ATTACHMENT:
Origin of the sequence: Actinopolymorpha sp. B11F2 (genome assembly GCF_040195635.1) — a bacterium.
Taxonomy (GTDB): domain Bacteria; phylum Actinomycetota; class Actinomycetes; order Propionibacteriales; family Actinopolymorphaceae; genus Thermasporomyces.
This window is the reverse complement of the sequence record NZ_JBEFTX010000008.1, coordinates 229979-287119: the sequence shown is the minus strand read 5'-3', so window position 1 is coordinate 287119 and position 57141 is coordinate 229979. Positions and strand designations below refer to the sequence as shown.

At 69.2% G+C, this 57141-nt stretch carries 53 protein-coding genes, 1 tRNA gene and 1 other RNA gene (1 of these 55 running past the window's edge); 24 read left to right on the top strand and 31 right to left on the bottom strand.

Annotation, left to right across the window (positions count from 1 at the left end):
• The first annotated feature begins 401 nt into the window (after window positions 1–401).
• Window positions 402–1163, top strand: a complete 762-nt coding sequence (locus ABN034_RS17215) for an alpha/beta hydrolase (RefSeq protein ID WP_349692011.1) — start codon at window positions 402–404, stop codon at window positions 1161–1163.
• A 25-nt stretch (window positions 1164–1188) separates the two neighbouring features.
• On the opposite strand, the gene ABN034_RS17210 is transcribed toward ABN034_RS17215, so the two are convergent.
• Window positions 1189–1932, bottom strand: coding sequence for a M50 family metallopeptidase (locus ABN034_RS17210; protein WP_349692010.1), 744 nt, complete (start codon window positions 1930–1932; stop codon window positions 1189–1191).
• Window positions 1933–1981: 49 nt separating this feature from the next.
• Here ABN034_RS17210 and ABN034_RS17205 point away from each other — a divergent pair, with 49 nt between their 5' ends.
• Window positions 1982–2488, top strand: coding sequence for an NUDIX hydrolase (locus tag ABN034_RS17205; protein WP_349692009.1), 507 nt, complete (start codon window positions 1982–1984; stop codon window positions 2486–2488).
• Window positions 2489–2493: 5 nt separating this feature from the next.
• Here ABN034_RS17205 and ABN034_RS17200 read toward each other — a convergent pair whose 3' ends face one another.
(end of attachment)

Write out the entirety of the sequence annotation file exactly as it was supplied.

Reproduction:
Origin of the sequence: Actinopolymorpha sp. B11F2 (genome assembly GCF_040195635.1) — a bacterium.
Taxonomy (GTDB): domain Bacteria; phylum Actinomycetota; class Actinomycetes; order Propionibacteriales; family Actinopolymorphaceae; genus Thermasporomyces.
This window is the reverse complement of the sequence record NZ_JBEFTX010000008.1, coordinates 229979-287119: the sequence shown is the minus strand read 5'-3', so window position 1 is coordinate 287119 and position 57141 is coordinate 229979. Positions and strand designations below refer to the sequence as shown.

At 69.2% G+C, this 57141-nt stretch carries 53 protein-coding genes, 1 tRNA gene and 1 other RNA gene (1 of these 55 running past the window's edge); 24 read left to right on the top strand and 31 right to left on the bottom strand.

Annotation, left to right across the window (positions count from 1 at the left end):
• The first annotated feature begins 401 nt into the window (after window positions 1–401).
• Window positions 402–1163, top strand: a complete 762-nt coding sequence (locus ABN034_RS17215) for an alpha/beta hydrolase (RefSeq protein ID WP_349692011.1) — start codon at window positions 402–404, stop codon at window positions 1161–1163.
• A 25-nt stretch (window positions 1164–1188) separates the two neighbouring features.
• On the opposite strand, the gene ABN034_RS17210 is transcribed toward ABN034_RS17215, so the two are convergent.
• Window positions 1189–1932, bottom strand: coding sequence for a M50 family metallopeptidase (locus ABN034_RS17210; protein WP_349692010.1), 744 nt, complete (start codon window positions 1930–1932; stop codon window positions 1189–1191).
• Window positions 1933–1981: 49 nt separating this feature from the next.
• Here ABN034_RS17210 and ABN034_RS17205 point away from each other — a divergent pair, with 49 nt between their 5' ends.
• Window positions 1982–2488, top strand: coding sequence for an NUDIX hydrolase (locus tag ABN034_RS17205; protein WP_349692009.1), 507 nt, complete (start codon window positions 1982–1984; stop codon window positions 2486–2488).
• Window positions 2489–2493: 5 nt separating this feature from the next.
• Here ABN034_RS17205 and ABN034_RS17200 read toward each other — a convergent pair whose 3' ends face one another.